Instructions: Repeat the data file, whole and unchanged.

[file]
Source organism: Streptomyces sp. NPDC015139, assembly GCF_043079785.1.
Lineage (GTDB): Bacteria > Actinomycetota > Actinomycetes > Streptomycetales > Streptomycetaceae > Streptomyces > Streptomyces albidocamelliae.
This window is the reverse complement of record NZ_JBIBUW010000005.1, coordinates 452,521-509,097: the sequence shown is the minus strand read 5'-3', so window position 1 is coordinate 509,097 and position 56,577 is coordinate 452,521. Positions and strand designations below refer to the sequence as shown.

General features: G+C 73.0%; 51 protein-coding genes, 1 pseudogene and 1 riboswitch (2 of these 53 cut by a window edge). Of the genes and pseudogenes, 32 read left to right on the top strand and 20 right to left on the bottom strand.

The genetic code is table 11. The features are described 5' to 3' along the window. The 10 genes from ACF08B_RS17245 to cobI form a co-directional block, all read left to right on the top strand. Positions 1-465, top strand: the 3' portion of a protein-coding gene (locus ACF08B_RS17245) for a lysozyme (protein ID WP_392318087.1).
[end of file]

Source organism: Streptomyces sp. NPDC015139, assembly GCF_043079785.1.
Lineage (GTDB): Bacteria > Actinomycetota > Actinomycetes > Streptomycetales > Streptomycetaceae > Streptomyces > Streptomyces albidocamelliae.
This window is the reverse complement of record NZ_JBIBUW010000005.1, coordinates 452,521-509,097: the sequence shown is the minus strand read 5'-3', so window position 1 is coordinate 509,097 and position 56,577 is coordinate 452,521. Positions and strand designations below refer to the sequence as shown.

General features: G+C 73.0%; 51 protein-coding genes, 1 pseudogene and 1 riboswitch (2 of these 53 cut by a window edge). Of the genes and pseudogenes, 32 read left to right on the top strand and 20 right to left on the bottom strand.

The genetic code is table 11. The features are described 5' to 3' along the window. The 10 genes from ACF08B_RS17245 to cobI form a co-directional block, all read left to right on the top strand. Positions 1-465, top strand: the 3' portion of a protein-coding gene (locus ACF08B_RS17245) for a lysozyme (protein ID WP_392318087.1).